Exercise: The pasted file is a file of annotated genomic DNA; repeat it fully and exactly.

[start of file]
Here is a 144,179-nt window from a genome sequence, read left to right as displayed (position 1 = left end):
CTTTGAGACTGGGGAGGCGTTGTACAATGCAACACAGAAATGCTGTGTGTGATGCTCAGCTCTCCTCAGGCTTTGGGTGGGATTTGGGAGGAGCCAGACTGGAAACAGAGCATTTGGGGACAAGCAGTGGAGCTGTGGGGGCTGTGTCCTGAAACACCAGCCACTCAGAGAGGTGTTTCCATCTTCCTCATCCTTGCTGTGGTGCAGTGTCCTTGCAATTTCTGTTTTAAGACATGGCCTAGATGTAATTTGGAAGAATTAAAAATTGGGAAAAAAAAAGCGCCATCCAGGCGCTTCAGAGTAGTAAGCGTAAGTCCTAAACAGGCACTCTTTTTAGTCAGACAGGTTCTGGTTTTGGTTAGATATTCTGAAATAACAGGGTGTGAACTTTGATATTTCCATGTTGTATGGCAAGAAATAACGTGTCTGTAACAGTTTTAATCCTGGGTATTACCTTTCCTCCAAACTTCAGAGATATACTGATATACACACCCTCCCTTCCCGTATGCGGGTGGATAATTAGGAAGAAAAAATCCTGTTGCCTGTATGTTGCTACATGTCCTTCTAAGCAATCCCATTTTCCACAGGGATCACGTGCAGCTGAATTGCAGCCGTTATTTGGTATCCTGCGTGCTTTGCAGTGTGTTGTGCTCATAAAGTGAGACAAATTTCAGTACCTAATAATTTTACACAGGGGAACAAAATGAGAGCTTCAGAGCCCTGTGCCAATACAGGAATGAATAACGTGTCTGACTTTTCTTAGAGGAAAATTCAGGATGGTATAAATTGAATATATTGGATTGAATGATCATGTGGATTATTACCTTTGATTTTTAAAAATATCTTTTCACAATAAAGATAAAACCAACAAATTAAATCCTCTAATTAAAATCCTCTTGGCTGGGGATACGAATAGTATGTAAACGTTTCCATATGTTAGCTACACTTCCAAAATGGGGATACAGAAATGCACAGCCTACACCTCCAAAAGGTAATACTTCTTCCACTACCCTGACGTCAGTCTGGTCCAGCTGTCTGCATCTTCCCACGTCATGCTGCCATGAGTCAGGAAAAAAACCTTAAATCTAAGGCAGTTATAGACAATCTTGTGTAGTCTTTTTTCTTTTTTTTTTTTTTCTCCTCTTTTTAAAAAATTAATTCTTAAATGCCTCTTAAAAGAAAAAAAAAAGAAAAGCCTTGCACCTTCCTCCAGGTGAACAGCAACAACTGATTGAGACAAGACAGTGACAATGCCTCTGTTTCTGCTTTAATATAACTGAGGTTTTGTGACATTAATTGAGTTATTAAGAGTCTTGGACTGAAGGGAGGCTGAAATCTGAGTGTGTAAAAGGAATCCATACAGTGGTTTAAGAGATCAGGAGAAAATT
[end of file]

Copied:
Here is a 144,179-nt window from a genome sequence, read left to right as displayed (position 1 = left end):
CTTTGAGACTGGGGAGGCGTTGTACAATGCAACACAGAAATGCTGTGTGTGATGCTCAGCTCTCCTCAGGCTTTGGGTGGGATTTGGGAGGAGCCAGACTGGAAACAGAGCATTTGGGGACAAGCAGTGGAGCTGTGGGGGCTGTGTCCTGAAACACCAGCCACTCAGAGAGGTGTTTCCATCTTCCTCATCCTTGCTGTGGTGCAGTGTCCTTGCAATTTCTGTTTTAAGACATGGCCTAGATGTAATTTGGAAGAATTAAAAATTGGGAAAAAAAAAGCGCCATCCAGGCGCTTCAGAGTAGTAAGCGTAAGTCCTAAACAGGCACTCTTTTTAGTCAGACAGGTTCTGGTTTTGGTTAGATATTCTGAAATAACAGGGTGTGAACTTTGATATTTCCATGTTGTATGGCAAGAAATAACGTGTCTGTAACAGTTTTAATCCTGGGTATTACCTTTCCTCCAAACTTCAGAGATATACTGATATACACACCCTCCCTTCCCGTATGCGGGTGGATAATTAGGAAGAAAAAATCCTGTTGCCTGTATGTTGCTACATGTCCTTCTAAGCAATCCCATTTTCCACAGGGATCACGTGCAGCTGAATTGCAGCCGTTATTTGGTATCCTGCGTGCTTTGCAGTGTGTTGTGCTCATAAAGTGAGACAAATTTCAGTACCTAATAATTTTACACAGGGGAACAAAATGAGAGCTTCAGAGCCCTGTGCCAATACAGGAATGAATAACGTGTCTGACTTTTCTTAGAGGAAAATTCAGGATGGTATAAATTGAATATATTGGATTGAATGATCATGTGGATTATTACCTTTGATTTTTAAAAATATCTTTTCACAATAAAGATAAAACCAACAAATTAAATCCTCTAATTAAAATCCTCTTGGCTGGGGATACGAATAGTATGTAAACGTTTCCATATGTTAGCTACACTTCCAAAATGGGGATACAGAAATGCACAGCCTACACCTCCAAAAGGTAATACTTCTTCCACTACCCTGACGTCAGTCTGGTCCAGCTGTCTGCATCTTCCCACGTCATGCTGCCATGAGTCAGGAAAAAAACCTTAAATCTAAGGCAGTTATAGACAATCTTGTGTAGTCTTTTTTCTTTTTTTTTTTTTTCTCCTCTTTTTAAAAAATTAATTCTTAAATGCCTCTTAAAAGAAAAAAAAAAGAAAAGCCTTGCACCTTCCTCCAGGTGAACAGCAACAACTGATTGAGACAAGACAGTGACAATGCCTCTGTTTCTGCTTTAATATAACTGAGGTTTTGTGACATTAATTGAGTTATTAAGAGTCTTGGACTGAAGGGAGGCTGAAATCTGAGTGTGTAAAAGGAATCCATACAGTGGTTTAAGAGATCAGGAGAAAATT